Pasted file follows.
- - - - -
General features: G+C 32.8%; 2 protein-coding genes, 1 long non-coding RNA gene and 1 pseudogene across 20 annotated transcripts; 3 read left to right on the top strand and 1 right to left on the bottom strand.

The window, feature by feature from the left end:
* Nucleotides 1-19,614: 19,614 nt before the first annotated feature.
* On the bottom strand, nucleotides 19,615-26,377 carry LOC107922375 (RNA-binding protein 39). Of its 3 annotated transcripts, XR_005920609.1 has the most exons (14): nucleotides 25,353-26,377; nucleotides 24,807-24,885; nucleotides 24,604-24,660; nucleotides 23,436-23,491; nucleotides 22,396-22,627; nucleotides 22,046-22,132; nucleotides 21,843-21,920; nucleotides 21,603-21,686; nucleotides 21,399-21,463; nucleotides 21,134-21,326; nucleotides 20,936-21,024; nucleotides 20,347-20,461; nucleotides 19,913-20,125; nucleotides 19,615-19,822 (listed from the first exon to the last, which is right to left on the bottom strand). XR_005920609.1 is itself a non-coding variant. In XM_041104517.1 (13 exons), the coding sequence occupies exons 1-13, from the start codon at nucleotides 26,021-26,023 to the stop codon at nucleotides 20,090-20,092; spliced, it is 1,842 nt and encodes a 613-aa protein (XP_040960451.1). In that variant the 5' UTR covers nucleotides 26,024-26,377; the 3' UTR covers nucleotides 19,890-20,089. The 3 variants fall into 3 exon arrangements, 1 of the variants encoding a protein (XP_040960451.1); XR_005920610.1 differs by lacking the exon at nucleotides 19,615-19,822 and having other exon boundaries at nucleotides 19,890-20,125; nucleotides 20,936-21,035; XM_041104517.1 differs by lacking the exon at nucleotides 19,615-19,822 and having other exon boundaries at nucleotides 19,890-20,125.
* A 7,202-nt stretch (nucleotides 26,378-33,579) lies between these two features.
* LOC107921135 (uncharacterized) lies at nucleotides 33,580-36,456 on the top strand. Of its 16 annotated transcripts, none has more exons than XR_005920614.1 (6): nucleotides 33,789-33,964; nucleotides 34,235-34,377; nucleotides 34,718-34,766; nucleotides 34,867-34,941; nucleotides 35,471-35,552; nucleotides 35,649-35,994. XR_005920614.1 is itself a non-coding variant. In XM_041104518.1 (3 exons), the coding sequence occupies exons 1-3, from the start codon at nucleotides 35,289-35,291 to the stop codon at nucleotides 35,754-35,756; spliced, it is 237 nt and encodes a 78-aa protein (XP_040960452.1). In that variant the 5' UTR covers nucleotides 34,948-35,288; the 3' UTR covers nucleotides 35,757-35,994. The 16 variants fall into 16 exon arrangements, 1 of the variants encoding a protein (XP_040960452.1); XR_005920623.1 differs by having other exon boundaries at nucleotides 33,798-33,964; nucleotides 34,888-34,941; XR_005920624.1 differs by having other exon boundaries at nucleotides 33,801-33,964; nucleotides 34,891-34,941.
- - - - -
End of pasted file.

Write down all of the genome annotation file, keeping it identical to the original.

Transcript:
General features: G+C 32.8%; 2 protein-coding genes, 1 long non-coding RNA gene and 1 pseudogene across 20 annotated transcripts; 3 read left to right on the top strand and 1 right to left on the bottom strand.

The window, feature by feature from the left end:
* Nucleotides 1-19,614: 19,614 nt before the first annotated feature.
* On the bottom strand, nucleotides 19,615-26,377 carry LOC107922375 (RNA-binding protein 39). Of its 3 annotated transcripts, XR_005920609.1 has the most exons (14): nucleotides 25,353-26,377; nucleotides 24,807-24,885; nucleotides 24,604-24,660; nucleotides 23,436-23,491; nucleotides 22,396-22,627; nucleotides 22,046-22,132; nucleotides 21,843-21,920; nucleotides 21,603-21,686; nucleotides 21,399-21,463; nucleotides 21,134-21,326; nucleotides 20,936-21,024; nucleotides 20,347-20,461; nucleotides 19,913-20,125; nucleotides 19,615-19,822 (listed from the first exon to the last, which is right to left on the bottom strand). XR_005920609.1 is itself a non-coding variant. In XM_041104517.1 (13 exons), the coding sequence occupies exons 1-13, from the start codon at nucleotides 26,021-26,023 to the stop codon at nucleotides 20,090-20,092; spliced, it is 1,842 nt and encodes a 613-aa protein (XP_040960451.1). In that variant the 5' UTR covers nucleotides 26,024-26,377; the 3' UTR covers nucleotides 19,890-20,089. The 3 variants fall into 3 exon arrangements, 1 of the variants encoding a protein (XP_040960451.1); XR_005920610.1 differs by lacking the exon at nucleotides 19,615-19,822 and having other exon boundaries at nucleotides 19,890-20,125; nucleotides 20,936-21,035; XM_041104517.1 differs by lacking the exon at nucleotides 19,615-19,822 and having other exon boundaries at nucleotides 19,890-20,125.
* A 7,202-nt stretch (nucleotides 26,378-33,579) lies between these two features.
* LOC107921135 (uncharacterized) lies at nucleotides 33,580-36,456 on the top strand. Of its 16 annotated transcripts, none has more exons than XR_005920614.1 (6): nucleotides 33,789-33,964; nucleotides 34,235-34,377; nucleotides 34,718-34,766; nucleotides 34,867-34,941; nucleotides 35,471-35,552; nucleotides 35,649-35,994. XR_005920614.1 is itself a non-coding variant. In XM_041104518.1 (3 exons), the coding sequence occupies exons 1-3, from the start codon at nucleotides 35,289-35,291 to the stop codon at nucleotides 35,754-35,756; spliced, it is 237 nt and encodes a 78-aa protein (XP_040960452.1). In that variant the 5' UTR covers nucleotides 34,948-35,288; the 3' UTR covers nucleotides 35,757-35,994. The 16 variants fall into 16 exon arrangements, 1 of the variants encoding a protein (XP_040960452.1); XR_005920623.1 differs by having other exon boundaries at nucleotides 33,798-33,964; nucleotides 34,888-34,941; XR_005920624.1 differs by having other exon boundaries at nucleotides 33,801-33,964; nucleotides 34,891-34,941.